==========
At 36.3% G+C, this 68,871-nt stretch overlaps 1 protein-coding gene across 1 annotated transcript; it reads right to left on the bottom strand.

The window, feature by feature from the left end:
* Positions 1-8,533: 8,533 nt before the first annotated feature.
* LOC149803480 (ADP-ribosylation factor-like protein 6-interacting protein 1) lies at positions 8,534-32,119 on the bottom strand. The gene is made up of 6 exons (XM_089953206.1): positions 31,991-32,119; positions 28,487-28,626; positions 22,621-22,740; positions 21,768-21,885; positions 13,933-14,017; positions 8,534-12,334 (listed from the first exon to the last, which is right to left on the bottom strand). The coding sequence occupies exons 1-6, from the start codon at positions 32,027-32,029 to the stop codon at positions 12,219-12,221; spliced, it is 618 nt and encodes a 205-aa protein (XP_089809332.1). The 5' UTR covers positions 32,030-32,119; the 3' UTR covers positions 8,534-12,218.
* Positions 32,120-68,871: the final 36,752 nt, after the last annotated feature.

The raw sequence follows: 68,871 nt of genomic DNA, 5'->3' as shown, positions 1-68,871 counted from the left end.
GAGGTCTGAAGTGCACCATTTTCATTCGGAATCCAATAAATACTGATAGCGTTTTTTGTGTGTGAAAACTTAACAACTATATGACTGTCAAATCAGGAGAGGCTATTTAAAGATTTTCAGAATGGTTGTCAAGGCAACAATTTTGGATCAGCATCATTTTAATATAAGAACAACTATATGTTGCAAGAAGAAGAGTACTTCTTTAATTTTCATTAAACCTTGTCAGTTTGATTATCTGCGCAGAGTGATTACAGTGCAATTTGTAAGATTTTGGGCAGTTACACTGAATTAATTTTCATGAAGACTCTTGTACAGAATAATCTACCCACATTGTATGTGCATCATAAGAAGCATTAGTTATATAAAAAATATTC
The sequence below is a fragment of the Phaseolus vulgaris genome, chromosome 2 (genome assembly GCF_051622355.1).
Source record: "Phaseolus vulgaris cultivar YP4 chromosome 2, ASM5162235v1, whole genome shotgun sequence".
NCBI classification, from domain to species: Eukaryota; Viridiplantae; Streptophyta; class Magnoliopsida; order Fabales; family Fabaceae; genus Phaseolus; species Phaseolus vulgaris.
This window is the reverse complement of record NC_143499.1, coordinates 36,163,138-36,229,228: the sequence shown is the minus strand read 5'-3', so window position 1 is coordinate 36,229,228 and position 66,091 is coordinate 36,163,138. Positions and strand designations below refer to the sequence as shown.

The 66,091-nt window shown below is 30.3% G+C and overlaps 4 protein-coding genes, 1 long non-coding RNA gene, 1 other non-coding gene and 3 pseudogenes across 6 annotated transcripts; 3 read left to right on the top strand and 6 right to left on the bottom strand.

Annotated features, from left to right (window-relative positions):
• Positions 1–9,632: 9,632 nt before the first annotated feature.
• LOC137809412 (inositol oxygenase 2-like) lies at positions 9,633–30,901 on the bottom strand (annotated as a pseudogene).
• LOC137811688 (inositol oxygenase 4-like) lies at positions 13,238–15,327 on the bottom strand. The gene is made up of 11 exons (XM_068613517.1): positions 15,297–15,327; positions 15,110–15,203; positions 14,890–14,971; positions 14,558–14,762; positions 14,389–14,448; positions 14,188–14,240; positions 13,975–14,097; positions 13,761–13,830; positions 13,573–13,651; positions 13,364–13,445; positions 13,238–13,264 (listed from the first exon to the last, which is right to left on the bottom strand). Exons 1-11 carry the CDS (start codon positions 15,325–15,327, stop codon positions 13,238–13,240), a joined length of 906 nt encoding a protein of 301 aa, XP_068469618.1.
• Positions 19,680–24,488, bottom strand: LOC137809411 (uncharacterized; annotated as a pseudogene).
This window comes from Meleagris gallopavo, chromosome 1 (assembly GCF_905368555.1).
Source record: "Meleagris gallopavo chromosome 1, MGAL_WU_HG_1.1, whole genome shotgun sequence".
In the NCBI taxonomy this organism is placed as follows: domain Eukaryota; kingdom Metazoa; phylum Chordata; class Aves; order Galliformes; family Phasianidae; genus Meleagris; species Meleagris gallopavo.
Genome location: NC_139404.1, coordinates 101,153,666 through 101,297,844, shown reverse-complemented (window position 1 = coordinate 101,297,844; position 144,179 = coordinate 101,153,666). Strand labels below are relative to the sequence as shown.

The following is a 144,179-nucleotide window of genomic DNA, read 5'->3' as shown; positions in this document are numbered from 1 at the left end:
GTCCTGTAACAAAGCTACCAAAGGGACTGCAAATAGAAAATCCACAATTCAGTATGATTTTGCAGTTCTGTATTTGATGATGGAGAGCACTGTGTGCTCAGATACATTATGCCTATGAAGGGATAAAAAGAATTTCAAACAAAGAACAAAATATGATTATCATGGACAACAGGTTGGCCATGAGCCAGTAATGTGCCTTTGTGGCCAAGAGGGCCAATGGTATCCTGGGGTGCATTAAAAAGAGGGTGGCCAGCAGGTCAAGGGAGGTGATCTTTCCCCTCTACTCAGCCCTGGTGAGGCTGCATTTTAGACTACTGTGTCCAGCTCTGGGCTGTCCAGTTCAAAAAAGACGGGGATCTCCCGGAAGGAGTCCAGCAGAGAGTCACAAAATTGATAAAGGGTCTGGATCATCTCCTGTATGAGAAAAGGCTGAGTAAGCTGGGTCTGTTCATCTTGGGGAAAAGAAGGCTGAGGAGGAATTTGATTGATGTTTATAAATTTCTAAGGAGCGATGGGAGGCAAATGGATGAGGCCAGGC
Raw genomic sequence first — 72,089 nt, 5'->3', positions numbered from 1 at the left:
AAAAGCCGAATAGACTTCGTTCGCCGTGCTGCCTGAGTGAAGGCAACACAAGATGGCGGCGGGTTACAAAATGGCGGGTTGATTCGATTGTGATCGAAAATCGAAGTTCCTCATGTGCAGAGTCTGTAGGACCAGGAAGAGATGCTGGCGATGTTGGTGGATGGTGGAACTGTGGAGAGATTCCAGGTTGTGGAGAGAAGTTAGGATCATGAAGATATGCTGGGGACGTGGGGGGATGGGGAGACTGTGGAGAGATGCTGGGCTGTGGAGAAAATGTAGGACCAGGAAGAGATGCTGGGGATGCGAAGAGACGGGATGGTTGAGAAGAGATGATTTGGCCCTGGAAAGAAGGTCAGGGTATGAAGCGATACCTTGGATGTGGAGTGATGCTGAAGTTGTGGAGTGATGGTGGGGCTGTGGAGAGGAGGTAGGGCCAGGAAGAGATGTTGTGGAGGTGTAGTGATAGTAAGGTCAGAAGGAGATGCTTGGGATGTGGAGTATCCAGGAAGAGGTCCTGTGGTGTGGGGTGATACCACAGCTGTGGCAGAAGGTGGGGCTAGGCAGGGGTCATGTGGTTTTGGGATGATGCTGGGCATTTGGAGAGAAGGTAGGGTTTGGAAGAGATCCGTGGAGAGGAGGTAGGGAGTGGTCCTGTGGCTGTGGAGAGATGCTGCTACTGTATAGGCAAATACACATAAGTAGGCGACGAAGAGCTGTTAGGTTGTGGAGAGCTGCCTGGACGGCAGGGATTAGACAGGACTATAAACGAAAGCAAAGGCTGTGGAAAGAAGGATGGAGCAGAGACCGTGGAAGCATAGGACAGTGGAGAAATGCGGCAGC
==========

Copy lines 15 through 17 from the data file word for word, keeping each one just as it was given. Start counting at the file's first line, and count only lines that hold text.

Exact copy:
• LOC137809412 (inositol oxygenase 2-like) lies at positions 9,633–30,901 on the bottom strand (annotated as a pseudogene).
• LOC137811688 (inositol oxygenase 4-like) lies at positions 13,238–15,327 on the bottom strand. The gene is made up of 11 exons (XM_068613517.1): positions 15,297–15,327; positions 15,110–15,203; positions 14,890–14,971; positions 14,558–14,762; positions 14,389–14,448; positions 14,188–14,240; positions 13,975–14,097; positions 13,761–13,830; positions 13,573–13,651; positions 13,364–13,445; positions 13,238–13,264 (listed from the first exon to the last, which is right to left on the bottom strand). Exons 1-11 carry the CDS (start codon positions 15,325–15,327, stop codon positions 13,238–13,240), a joined length of 906 nt encoding a protein of 301 aa, XP_068469618.1.
• Positions 19,680–24,488, bottom strand: LOC137809411 (uncharacterized; annotated as a pseudogene).